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Getting life back on track after personal tragedy

Angela is a talented Junior Writer on the Epic Careering team. This week’s topic was very personal to Angela, so I invited her to guest post. Because I have seen my clients through so many more life changes than just job changes, from births to deaths, I know that the challenge of finding a job is not met in a vacuum; it is met in the stride of and sometimes against the stride of other life challenges. I trust that her experience will be inspiring to those of you who are facing multiple personal traumas and tragedies. 

Photo courtesy of Yamanaka Tamaki "mud boy in the rice field" - Attribution-NonCommercial-NoDerivs 2.0 Generic (CC BY-NC-ND 2.0) (http://bit.ly/stuckinmud).

Photo courtesy of Yamanaka Tamaki “mud boy in the rice field” –
Attribution-NonCommercial-NoDerivs 2.0 Generic (CC BY-NC-ND 2.0) (http://bit.ly/stuckinmud).

I stared at the wall, unable to process the task of getting my life back on track. It was mid-February and I just learned my sickly father would soon pass away. The news hit me like a train. It turned my carefully structured life upside down. As I was in the process of getting the details from my sister on the phone, another call came to deliver the news of his death. Just like that, my father was gone. I was left slightly shocked and dumbfounded. All of the plans I had been making for a job transition came to a grinding halt. My father lived out of state, so bringing him back to Pennsylvania wouldn’t be a quick task. I waited a week, and was told by my sister that his funeral service wouldn’t be until September. That’s a long time to wait to say my final goodbye. In the meantime, there was the matter of getting back into the job search.

First I decided to give myself time to grieve my father’s passing. All work that I deemed unnecessary was put on hold. I took time to feel sadness, loss and to appreciate the time I had spent with my father. Additionally, if I needed to turn my brain off, I wasn’t above playing a video game or catching up on a few TV shows. During past hardships I told myself that pursuing my hobbies seemed inappropriate, but by denying myself a way to escape from my grief, I only made my sadness worse. Because I wasn’t burdened with the task of handling my father’s funeral preparations, I allowed myself to mentally decompress.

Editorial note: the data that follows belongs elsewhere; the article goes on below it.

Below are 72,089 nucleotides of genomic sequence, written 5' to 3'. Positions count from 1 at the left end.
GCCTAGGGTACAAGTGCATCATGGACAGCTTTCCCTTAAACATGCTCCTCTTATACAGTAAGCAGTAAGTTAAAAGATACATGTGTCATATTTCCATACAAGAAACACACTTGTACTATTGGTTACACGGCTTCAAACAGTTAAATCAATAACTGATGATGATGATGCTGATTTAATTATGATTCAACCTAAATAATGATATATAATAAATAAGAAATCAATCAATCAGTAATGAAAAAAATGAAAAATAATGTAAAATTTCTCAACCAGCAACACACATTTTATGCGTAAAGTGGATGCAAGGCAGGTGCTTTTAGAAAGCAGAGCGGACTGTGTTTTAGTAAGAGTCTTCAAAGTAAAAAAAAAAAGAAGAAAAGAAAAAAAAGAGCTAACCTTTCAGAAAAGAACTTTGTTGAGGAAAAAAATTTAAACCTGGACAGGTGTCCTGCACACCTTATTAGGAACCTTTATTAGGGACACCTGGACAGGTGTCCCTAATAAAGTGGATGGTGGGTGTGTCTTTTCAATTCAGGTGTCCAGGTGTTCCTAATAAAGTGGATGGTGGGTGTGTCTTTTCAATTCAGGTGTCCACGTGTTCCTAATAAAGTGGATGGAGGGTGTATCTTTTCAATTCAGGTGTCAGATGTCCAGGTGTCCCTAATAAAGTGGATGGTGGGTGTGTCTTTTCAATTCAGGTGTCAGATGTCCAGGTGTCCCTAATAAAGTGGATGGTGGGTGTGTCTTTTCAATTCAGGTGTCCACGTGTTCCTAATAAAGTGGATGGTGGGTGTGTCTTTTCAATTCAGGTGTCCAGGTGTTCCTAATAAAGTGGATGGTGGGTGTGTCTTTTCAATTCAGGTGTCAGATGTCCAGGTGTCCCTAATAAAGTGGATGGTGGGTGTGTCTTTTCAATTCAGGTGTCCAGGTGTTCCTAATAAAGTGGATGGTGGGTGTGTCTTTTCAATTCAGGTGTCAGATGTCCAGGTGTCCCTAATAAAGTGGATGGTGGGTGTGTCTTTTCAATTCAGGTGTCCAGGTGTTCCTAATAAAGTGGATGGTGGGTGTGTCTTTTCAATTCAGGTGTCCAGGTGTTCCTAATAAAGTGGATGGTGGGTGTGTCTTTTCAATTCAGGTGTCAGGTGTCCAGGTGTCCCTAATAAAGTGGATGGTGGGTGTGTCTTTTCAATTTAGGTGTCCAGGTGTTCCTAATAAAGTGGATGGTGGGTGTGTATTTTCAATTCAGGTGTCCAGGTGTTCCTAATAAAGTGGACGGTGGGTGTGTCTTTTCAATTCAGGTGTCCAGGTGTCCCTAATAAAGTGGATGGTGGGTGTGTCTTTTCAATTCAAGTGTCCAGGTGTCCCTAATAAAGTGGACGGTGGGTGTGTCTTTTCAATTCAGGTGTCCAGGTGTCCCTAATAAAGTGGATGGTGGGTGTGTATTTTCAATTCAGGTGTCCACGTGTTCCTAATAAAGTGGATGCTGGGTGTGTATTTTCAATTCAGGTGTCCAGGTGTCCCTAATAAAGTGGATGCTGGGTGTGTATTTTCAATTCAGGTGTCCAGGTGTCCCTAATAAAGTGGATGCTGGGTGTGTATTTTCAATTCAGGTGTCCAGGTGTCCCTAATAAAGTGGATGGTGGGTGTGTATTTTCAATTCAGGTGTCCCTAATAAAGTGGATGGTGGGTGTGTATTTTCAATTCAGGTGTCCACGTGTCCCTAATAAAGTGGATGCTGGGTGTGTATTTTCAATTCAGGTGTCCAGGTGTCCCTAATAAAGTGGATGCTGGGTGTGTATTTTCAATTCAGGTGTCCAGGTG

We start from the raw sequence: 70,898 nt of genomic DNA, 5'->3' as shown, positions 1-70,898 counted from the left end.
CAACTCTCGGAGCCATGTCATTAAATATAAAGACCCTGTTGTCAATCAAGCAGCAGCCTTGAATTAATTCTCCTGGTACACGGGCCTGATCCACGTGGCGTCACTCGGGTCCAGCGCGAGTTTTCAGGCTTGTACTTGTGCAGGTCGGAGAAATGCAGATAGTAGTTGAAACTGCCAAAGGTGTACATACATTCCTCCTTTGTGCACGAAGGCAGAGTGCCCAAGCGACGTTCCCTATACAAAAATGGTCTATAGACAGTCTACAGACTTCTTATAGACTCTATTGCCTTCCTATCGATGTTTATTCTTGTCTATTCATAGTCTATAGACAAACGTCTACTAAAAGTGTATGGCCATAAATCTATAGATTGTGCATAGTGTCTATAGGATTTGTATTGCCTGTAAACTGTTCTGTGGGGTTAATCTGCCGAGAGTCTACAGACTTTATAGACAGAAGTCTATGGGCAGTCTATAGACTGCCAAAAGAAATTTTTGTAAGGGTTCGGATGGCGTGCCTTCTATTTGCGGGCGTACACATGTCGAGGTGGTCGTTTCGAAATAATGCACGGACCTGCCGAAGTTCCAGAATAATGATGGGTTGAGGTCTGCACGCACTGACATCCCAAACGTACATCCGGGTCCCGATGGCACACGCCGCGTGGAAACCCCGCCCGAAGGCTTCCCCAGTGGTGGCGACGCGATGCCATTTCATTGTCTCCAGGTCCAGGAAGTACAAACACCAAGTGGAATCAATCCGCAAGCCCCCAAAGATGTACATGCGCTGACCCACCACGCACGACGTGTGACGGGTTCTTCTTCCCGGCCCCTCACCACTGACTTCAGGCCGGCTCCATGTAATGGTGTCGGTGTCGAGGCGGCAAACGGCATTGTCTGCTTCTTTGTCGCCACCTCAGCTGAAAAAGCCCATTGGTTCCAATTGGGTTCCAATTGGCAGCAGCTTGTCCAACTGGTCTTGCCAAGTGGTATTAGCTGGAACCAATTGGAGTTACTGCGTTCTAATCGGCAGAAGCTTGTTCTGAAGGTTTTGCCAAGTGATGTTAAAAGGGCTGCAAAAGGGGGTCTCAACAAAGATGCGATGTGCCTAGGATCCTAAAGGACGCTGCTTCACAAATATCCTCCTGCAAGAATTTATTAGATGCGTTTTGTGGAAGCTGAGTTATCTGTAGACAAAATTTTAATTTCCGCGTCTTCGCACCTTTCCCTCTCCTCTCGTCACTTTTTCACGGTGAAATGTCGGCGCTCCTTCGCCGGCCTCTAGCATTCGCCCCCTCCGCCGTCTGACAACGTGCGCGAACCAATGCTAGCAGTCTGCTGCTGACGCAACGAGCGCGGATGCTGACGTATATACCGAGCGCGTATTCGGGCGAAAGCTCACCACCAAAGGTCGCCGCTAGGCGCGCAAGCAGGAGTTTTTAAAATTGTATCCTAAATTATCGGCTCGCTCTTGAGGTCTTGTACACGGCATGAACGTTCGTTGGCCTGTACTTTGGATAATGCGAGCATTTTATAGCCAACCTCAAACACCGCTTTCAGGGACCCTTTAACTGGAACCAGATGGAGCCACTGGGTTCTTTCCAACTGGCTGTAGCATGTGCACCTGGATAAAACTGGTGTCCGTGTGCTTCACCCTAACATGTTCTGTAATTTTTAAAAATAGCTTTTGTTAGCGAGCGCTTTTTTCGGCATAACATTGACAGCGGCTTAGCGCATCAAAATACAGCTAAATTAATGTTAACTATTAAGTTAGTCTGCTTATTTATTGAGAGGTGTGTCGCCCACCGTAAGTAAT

Most of my mental decompression consisted of putting my emotions into a box when I felt overwhelmed. I didn’t want to shut myself indoors, nor did I want to think about how upset I felt. Storing my emotions helped me get through the first few days. When I felt better I allowed myself reflect upon my father’s passing, and how he affected my life.

Growing up, I wasn’t very close to my father. I lived with my mother, and she raised me as a single parent. Before I reached my teenage years, my father reached out to me. From the time he came back into life and until his passing, he spent much of his time trying to build a relationship with me. I didn’t appreciate or fully understand his efforts until I reached adulthood. The major lesson I learned from his efforts is that it’s never too late attempt to mend what has been broken.

These broken things can consist of relationships, dreams or even failed efforts. The result may not be perfect, but the process of trying can yield fruitful results. Not trying only builds up a sense of resentment and regret. In the case of the relationship with my father, had he not tried to be a part of my life I would have known very little about him. Worse yet, I doubt I would have cared much if word of his passing had reached me. He didn’t raise me, so why should I care? Because of his efforts, I had fond memories of him as a teen and as an adult. Personally, it took me about three weeks before I felt up to the task of getting back into the job search.

A job loss can be like losing a loved one:

The sudden loss of a job can carry as much impact as losing a loved one. The process of unexpectedly being let go by an employer can bring about fear and anxiety. A part of you is missing. Self-identity, self-worth, your co-workers and a sense of stability can all disappear in a flash. The future seemed so certain and now it is unknown. Additionally, if a job search fails to land a job, depression and discouragement can set in. These factors can make it difficult to resume a career. Even when the job search resumes, the first few rejections can put you right back into the grieving process. The process can trigger a downward spiral of demotivation. The chances of moving on to something better seem more distant and settling for less than what you’re worth becomes all the more tempting. The past seems brighter than the future ever will. The feelings of powerlessness can be strong, and there are days when seeing the light at the end of the tunnel seems like an impossible thought. The light is there, but the effort it takes to reach it can be daunting. Opportunity rarely falls into our laps. Taking the effort to get your life back on track ensures that you can create the opportunity to advance in your career after a loss. In my case, I asked Career and Income Optimizer Karen Huller for job seeking advice to help get on track after being derailed.

Don’t ignore your emotions:

Karen succinctly told me “what we resist persists.” In other words, it is crucial to allow yourself to experience negative emotions. Feelings of sadness, rejection, doom and even listlessness are common. If you need time off to grieve, or come to terms with your situation, take it. Allow yourself to decide how long you’ll remain upset by the situation. The benefit of setting a period of time for yourself is that you’ll have the power to eliminate the feelings of letting people down, not doing enough, or the sense that you should be doing something. This gives you the breathing room you may need to continue the grieving process, unhindered by life’s responsibilities. As I said earlier, it took me three weeks before I was ready to resume my life. You may end up choosing to take a few weeks or a few months to get back on track, depending on the severity of your personal situation. A personal tragedy may shape short and long term events in your life, but it doesn’t define your worth.